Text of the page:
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This story first appeared in the Oct. 19 issue of The Hollywood Reporter magazine.
After a launch marked by delays, executive turnover, mounting costs and foundering ratings, Oprah Winfrey‘s OWN might finally be clawing its way to success. The network notched its third consecutive quarter of ratings growth for the recently ended third quarter, and several signs point to a turnaround for her joint venture with Discovery Networks.
Winfrey’s presence on the network has helped; Oprah’s Next Chapter is among its top-rated programs, averaging 839,000 viewers since it premiered in January, while sought-after guests including Whitney Houston‘s daughter, Bobbi Kristina (3.5 million viewers), and pop star Rihanna (2.5 million) have set ratings records for OWN — and showcased Winfrey’s still-formidable booking abilities.
Also reassuring for network execs is the traction achieved by non-Oprah-fronted programs, led by Welcome to Sweetie Pie’s and life coach Iyanla Vanzant‘s Fix My Life, which scored the network’s top series debut for its two-night premiere Sept. 15 and 16. Meanwhile, on Oct. 1, Winfrey announced an exclusive deal for pal Tyler Perry to produce scripted shows for OWN, luring him from a potential pact with Lionsgate, distributor of his Madea films, to rebrand the company’s moribund TV Guide Network to “Tyler TV.”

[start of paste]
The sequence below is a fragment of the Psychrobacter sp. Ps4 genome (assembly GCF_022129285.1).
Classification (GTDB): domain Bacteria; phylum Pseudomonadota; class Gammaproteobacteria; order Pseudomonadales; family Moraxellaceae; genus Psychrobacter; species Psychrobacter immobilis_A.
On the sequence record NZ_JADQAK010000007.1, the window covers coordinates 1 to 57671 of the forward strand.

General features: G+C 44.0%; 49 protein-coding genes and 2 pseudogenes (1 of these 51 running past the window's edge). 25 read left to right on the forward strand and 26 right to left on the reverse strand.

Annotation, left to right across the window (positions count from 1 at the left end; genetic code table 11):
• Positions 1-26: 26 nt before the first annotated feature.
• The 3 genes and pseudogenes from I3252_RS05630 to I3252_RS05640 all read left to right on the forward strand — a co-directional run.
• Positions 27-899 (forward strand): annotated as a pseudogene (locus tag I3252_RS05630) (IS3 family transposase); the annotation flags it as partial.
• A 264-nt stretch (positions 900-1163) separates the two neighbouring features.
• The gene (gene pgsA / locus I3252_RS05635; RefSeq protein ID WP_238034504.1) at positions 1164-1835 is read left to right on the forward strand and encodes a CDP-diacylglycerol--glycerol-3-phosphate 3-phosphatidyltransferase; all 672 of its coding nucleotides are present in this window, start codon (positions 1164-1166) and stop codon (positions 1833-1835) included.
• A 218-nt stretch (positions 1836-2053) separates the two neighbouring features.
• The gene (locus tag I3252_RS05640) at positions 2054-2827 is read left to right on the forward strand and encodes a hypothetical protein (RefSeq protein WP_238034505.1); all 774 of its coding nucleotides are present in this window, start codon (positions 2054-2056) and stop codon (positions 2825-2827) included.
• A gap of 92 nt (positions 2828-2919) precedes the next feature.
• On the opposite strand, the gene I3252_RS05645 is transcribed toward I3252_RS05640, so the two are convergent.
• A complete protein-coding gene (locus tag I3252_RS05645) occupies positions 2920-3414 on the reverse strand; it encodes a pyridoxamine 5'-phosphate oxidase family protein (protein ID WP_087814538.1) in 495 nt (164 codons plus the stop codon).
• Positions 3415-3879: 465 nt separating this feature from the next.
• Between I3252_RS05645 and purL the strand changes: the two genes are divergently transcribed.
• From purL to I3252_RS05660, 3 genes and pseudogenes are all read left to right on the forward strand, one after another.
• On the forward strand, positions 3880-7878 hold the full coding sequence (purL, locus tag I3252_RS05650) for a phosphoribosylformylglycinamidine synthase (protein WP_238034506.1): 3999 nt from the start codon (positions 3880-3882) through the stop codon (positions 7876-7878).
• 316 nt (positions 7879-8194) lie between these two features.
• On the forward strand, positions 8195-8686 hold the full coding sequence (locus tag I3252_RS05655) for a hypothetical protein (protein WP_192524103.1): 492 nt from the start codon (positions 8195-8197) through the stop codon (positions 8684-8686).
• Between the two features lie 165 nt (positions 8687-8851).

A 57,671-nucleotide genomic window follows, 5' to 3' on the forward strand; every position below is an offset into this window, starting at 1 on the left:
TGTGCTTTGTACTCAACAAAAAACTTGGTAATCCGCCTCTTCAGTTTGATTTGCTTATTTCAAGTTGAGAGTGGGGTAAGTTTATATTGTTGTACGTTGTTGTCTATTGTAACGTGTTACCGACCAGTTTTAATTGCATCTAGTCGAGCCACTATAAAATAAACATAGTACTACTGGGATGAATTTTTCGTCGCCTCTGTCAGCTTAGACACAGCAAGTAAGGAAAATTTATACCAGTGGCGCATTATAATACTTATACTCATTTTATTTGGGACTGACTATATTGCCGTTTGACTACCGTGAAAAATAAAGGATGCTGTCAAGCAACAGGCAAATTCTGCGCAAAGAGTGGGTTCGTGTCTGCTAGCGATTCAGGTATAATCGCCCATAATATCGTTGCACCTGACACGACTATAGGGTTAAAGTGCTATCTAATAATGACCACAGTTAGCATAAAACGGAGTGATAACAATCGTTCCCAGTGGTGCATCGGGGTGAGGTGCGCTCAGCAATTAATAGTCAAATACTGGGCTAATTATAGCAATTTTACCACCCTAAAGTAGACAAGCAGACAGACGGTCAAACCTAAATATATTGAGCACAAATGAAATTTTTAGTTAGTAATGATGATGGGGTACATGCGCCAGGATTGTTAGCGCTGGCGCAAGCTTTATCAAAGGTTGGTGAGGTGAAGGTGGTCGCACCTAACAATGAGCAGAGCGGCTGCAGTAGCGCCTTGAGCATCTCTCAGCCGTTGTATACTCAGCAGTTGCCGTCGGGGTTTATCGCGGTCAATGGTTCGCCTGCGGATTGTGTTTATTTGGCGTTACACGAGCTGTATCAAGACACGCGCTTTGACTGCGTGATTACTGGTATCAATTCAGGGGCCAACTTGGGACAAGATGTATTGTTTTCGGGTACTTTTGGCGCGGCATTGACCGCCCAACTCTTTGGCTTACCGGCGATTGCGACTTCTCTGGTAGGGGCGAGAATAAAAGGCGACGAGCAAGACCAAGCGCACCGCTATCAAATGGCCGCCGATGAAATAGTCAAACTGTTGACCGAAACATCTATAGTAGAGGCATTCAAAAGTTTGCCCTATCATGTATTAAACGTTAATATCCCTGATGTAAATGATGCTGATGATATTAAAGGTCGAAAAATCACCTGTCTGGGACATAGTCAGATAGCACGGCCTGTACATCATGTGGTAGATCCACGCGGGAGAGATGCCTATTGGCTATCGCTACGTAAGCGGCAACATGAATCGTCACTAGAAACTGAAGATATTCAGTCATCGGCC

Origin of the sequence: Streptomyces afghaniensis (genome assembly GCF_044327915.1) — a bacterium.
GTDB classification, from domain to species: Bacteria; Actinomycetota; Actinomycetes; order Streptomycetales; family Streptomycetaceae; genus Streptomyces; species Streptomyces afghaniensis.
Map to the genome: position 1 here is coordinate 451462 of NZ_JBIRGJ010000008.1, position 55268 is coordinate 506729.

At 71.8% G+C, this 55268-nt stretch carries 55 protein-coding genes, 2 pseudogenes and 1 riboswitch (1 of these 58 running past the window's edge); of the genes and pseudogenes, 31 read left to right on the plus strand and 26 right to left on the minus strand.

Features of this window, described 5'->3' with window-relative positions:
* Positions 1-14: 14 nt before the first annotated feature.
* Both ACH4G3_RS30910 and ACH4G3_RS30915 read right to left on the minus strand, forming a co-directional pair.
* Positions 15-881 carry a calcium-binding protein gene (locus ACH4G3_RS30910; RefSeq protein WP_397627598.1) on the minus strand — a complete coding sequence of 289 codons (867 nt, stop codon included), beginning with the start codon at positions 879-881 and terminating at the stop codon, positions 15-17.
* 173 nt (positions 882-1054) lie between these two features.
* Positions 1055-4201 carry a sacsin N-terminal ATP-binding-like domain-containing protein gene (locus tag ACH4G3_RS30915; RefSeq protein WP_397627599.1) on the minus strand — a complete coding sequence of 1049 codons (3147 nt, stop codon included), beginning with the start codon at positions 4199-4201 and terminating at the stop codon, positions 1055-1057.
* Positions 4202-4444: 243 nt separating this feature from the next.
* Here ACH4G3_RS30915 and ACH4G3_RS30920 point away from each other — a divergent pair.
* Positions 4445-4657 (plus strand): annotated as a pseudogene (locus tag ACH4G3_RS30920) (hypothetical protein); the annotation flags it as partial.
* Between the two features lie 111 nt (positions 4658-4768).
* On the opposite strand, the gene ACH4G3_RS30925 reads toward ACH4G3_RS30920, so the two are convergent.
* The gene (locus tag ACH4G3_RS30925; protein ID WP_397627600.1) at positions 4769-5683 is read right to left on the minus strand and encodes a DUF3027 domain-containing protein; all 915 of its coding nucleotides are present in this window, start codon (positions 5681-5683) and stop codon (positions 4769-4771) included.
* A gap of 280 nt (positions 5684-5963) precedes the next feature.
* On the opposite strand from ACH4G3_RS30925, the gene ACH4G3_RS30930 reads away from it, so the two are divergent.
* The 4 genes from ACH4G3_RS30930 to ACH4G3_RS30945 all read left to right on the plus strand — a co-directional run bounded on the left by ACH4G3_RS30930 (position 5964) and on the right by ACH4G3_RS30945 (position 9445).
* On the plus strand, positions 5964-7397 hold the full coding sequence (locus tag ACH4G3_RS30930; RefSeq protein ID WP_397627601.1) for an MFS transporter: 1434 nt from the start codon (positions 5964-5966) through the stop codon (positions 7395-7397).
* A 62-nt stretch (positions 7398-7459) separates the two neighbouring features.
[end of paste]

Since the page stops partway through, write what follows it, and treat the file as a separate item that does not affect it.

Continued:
The improvements are well timed: Carriage fees — and, in some cases, increases — that cable and satellite providers pay for OWN are due to kick in next year. Already the net has added 3 million subscribers thanks to an expanded deal with Comcast, announced in April, bringing the total homes in which OWN is available to 83 million. More importantly, Comcast also will begin paying for OWN in January.
Still, SNL Kagan analyst Derek Baine says OWN could lose as much as $143 million this year. Discovery disputed that report, and CFO Andy Warren said Sept. 19 at an investor conference that he expects the venture to break even in the second half of 2013.
He allowed that OWN’s losses could mount in the third quarter on increased marketing and programming costs. But Winfrey and her team are charging ahead. “Oprah is very fond of saying we’re exactly where we should be,” says OWN president Erik Logan.
“We all knew it would take some time to take this turn; it certainly is a welcome narrative.”
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